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Local

  • 2,000 have phone problems

    If you had trouble trying to place calls Monday, you weren't the only one.

    Some Lancaster County and Fort Lawn residents weren't able to place calls from their land-line phones. About 2,000 lines were affected Monday, said Glenn McFadden, Comporium Communications' executive vice president of operations.

    The Lancaster County Sheriff's Office reported that some residents were unable to make 911 calls because of the problem.

    The problem was directly related to line upgrades and network rearrangements Comporium did early Saturday morning, McFadden said.

  • Kershaw residents oppose proposal to reroute 18-wheelers to Matson Street

    KERSHAW – Kershaw's Matson Street residents don't like plans to permanently re-route tractor-trailer traffic on their street, and they let Kershaw Town Council hear about it Monday night.

    An ordinance that proposed to permanently re-route 18-wheelers from Hampton Street to Matson Street was up for final approval, but many residents came to the meeting to express their objections.

  • Kershaw Town Council gives water department supervisor hiring power

    KERSHAW - Kershaw Town Council gave final approval Monday to a measure that will allow its water department supervisor to hire a full-time wastewater treatment plant operator.

    Council approved second reading of the ordinance, 4-2. Councilmen Harold Williams and Wade Hunter opposed the measure. Councilman Eddie Coates Jr., who voted against first reading of the ordinance at a special meeting Nov. 26, was absent.

  • Candlelight service allows parents to remember their deceased children

    Although many people associate the holiday season with happiness, for others it is a time of sadness as families mourn the loss of a child.

    On Sunday, local families may participate in a worldwide candle lighting to remember children who have died. U.S. Congress has designated the day as a national memorial day to remember these children. The observance started small on the Internet about 10 years ago, but has grown into a worldwide event.

  • Council rejects proposal for recycling center

    Concerns about noise and the condition of roads near a proposed construction materials recycling center helped defeat it Monday night.

    County Council voted unanimously against issuing a letter of need that would have allowed Bob Weeks to set up dumpsters and sort through discarded construction materials for recycling on Society Lane, which is off Harrisburg Road in Indian Land. The operation would not have needed approval from the S.C. Department of Health and Environmental Control.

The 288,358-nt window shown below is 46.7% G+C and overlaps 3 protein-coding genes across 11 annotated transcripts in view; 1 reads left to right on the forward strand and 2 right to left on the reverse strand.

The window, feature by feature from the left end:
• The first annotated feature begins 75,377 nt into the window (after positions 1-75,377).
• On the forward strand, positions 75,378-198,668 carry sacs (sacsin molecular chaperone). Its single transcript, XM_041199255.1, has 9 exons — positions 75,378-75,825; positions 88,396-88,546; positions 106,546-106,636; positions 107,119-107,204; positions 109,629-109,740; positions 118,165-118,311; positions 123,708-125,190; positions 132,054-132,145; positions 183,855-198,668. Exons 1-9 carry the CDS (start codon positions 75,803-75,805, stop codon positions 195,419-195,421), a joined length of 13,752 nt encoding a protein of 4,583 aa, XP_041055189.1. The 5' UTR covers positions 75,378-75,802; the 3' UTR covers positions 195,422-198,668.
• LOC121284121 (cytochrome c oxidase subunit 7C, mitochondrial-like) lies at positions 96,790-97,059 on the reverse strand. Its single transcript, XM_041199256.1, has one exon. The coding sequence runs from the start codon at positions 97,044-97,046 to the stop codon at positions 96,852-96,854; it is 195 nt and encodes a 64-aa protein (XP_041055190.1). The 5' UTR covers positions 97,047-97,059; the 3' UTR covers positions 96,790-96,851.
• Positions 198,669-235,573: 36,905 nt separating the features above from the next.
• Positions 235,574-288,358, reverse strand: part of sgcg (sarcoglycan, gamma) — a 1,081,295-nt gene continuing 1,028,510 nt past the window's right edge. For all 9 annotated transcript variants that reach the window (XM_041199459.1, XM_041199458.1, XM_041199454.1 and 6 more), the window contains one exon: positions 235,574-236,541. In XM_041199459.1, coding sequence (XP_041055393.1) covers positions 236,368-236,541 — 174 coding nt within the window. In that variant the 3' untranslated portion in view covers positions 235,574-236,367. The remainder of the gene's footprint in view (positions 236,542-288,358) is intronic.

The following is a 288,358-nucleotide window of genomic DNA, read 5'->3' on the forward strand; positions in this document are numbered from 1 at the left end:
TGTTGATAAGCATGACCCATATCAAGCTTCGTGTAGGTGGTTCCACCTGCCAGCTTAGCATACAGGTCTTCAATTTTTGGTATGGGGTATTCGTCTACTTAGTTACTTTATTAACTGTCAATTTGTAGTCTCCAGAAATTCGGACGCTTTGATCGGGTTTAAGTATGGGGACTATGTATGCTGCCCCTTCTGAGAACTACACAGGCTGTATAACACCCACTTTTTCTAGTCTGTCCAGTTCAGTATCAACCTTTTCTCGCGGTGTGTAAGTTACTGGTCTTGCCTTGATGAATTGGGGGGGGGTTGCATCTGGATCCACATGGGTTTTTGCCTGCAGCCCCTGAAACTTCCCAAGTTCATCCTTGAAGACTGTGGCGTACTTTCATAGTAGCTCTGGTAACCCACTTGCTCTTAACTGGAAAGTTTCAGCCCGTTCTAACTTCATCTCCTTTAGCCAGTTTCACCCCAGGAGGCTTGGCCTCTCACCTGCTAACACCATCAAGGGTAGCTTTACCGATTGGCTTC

Weeks first addressed council Nov. 26.

  • Police accuse 4 men of stealing spools of copper

    Four Lancaster men have been jailed for stealing copper from the L&C Railway on South Main Street last week.

    A Lancaster police officer was patrolling the area when he saw that one side of the chain link fence had been cut, according to a Lancaster Police Department incident report.

    He later watched L&C Railway's surveillance video tape that showed the fence being cut two times around 1 a.m. Thursday.

  • New library now under construction

    INDIAN LAND – Lancaster County and library officials and Indian Land residents tromped through the dirt and braved a chilly afternoon Sunday for the groundbreaking of the Del Webb Library at Indian Land.

    Most of them probably wouldn't have missed the ceremony for the world.

  • Holocaust survivor tells her story

    Perseverance. Determination. Faith and hope.

    If it weren't for those things, Marion Blumenthal Lazan says she and her family wouldn't have survived the German Holocaust.

    They were among the millions of Jews who were targets of extermination by Adolf Hitler's Nazi regime during World War II. About 6 million European Jews and 5 million others were killed during that time span.

    Lazan survived the horrid Nazi concentration camps and was able to flee to the United States.

  • Council's last meeting of year is Monday

    County Council will hold its last meeting of 2007 on Monday night.

    On the agenda are four public hearings. The public may comment on the following issues: establishing a special tax district for Turkey Point at Sun City Carolina Lakes; developing a joint industrial/business park with Chester County; the sale of 23 acres by the county at Lancaster Business Park; and amending the comprehensive plan for Lancaster County and its municipalities.

  • County to hire engineer to monitor sound

    County Council has given County Administrator Steve Willis the authority to hire a sound engineer to monitor noise from the Blue Dot concrete plant in Indian Land.

    Blue Dot is in 521 Perimeter Business Park next to the Brookchase subdivision. The business park, zoned for light industrial businesses, was already established when Brookchase was approved.

    Residents of Brookchase and now Lakeview Landing, about a mile from the business park, are concerned about the noise and dust generated by Blue Dot.